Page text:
Hogg claimed that the decision by Democratic Broward County officials violated his "First Amendment rights" as he also cited potential embarrassment for students going through "their menstrual cycle" because of their "tampons and stuff."

"It’s unnecessary, it’s embarrassing for a lot of the students and it makes them feel isolated and separated from the rest of American school culture where they’re having essentially their First Amendment rights infringed upon because they can’t freely wear whatever backpack they want regardless of what it is," Hogg said.
His understanding of the First Amendment is as faulty as his understanding of the Second Amendment. I think the clear backpacks are ridiculous, too, but when you allow the government to start taking your rights away, what do you expect? If there's a Bill of Rights issue at play here, he might want to try the Fourth Amendment, but higher math may be beyond his ken, based on the available evidence.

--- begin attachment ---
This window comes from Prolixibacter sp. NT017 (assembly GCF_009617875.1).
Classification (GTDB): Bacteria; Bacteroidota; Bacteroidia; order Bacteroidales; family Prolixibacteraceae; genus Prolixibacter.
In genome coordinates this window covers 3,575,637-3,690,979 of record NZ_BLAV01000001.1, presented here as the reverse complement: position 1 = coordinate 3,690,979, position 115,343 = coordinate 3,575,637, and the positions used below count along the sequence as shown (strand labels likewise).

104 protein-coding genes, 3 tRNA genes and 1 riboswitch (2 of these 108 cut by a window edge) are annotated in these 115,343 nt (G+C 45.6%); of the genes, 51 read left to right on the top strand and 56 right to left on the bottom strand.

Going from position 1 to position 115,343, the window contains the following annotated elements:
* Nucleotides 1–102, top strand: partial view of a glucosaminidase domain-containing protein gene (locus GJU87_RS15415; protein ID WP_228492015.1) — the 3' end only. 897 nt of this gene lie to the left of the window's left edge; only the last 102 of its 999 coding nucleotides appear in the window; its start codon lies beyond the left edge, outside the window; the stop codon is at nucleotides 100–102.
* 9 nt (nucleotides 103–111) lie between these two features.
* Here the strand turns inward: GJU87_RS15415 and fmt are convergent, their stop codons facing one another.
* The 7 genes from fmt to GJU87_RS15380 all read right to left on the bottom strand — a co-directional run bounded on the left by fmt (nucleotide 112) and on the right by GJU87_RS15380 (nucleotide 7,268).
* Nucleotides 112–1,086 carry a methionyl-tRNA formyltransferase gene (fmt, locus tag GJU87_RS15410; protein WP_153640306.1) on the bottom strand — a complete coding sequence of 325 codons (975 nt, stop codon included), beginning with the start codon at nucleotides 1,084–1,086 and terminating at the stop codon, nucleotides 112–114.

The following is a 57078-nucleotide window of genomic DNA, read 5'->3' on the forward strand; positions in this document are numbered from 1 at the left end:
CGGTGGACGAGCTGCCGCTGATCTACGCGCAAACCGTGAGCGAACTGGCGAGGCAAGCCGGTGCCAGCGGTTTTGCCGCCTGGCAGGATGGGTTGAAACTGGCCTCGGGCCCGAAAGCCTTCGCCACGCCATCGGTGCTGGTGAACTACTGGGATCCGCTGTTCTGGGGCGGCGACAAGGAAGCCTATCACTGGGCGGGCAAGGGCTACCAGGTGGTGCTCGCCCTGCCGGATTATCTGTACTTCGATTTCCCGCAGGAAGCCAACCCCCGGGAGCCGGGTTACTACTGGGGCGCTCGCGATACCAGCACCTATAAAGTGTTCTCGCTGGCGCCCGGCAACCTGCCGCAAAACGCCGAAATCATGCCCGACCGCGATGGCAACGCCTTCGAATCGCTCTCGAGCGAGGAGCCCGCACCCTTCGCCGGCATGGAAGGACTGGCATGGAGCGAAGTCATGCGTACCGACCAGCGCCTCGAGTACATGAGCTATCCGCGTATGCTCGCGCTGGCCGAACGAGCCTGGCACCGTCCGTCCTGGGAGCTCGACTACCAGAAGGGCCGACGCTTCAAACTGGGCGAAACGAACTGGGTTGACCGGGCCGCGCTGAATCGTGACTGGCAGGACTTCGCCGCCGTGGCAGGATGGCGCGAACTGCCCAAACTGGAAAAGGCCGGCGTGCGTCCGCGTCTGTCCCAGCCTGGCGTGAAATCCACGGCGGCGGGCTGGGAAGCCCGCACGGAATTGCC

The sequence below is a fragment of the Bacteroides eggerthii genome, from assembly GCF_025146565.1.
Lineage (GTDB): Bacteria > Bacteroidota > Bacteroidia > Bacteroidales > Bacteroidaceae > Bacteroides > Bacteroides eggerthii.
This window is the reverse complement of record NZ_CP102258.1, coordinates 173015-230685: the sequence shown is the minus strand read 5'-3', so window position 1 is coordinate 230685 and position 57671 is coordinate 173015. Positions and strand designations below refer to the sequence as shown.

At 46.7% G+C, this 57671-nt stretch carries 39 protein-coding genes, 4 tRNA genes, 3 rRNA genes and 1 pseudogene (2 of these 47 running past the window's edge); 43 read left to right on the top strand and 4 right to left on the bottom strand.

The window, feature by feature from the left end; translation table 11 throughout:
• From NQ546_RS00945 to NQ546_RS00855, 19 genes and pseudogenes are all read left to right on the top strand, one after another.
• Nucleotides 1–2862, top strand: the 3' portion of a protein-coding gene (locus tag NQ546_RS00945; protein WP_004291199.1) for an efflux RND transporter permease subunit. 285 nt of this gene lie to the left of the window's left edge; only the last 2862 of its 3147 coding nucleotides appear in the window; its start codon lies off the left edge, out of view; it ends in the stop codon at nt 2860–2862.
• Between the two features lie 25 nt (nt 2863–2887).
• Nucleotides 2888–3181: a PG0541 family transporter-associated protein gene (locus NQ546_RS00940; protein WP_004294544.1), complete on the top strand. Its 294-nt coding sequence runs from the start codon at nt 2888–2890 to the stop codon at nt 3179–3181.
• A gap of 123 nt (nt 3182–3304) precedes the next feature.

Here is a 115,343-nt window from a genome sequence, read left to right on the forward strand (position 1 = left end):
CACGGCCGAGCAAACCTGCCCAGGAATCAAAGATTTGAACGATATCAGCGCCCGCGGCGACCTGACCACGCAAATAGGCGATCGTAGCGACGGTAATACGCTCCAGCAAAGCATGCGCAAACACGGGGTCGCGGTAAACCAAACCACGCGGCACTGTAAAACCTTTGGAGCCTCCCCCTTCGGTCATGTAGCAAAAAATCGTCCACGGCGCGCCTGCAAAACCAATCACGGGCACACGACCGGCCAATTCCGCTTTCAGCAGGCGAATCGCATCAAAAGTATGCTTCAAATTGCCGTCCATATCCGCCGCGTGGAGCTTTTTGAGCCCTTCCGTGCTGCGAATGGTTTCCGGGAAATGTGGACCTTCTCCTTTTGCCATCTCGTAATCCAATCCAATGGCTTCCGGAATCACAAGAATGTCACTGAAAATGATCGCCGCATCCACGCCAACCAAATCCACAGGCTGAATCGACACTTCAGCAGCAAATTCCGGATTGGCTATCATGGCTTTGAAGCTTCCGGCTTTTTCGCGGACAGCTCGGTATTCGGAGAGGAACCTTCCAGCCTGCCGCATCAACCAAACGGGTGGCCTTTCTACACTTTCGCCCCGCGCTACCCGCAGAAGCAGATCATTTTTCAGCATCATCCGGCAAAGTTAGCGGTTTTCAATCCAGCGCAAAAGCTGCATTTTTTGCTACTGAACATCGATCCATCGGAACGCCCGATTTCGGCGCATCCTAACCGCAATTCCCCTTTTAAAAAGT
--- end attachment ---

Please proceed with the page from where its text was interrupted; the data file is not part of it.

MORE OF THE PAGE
Hogg and his Hitler Youth pals are converging on Washington today, demanding other people be disarmed so he feels safer. I guarantee Hogg that Scott Israel, the Broward County Sheriff whose officers were contemplating their navels while the bullets flew, won't be disarming himself. And when Hogg and his compatriots are no longer useful to the apparat (and his sell-by date is approaching), his best case scenario will be a billet in the ditch in Crawford next to Cindy Sheehan, although if he keeps swearing in his interviews he might get the Kent State treatment instead. Such are the wages of loving Big Brother.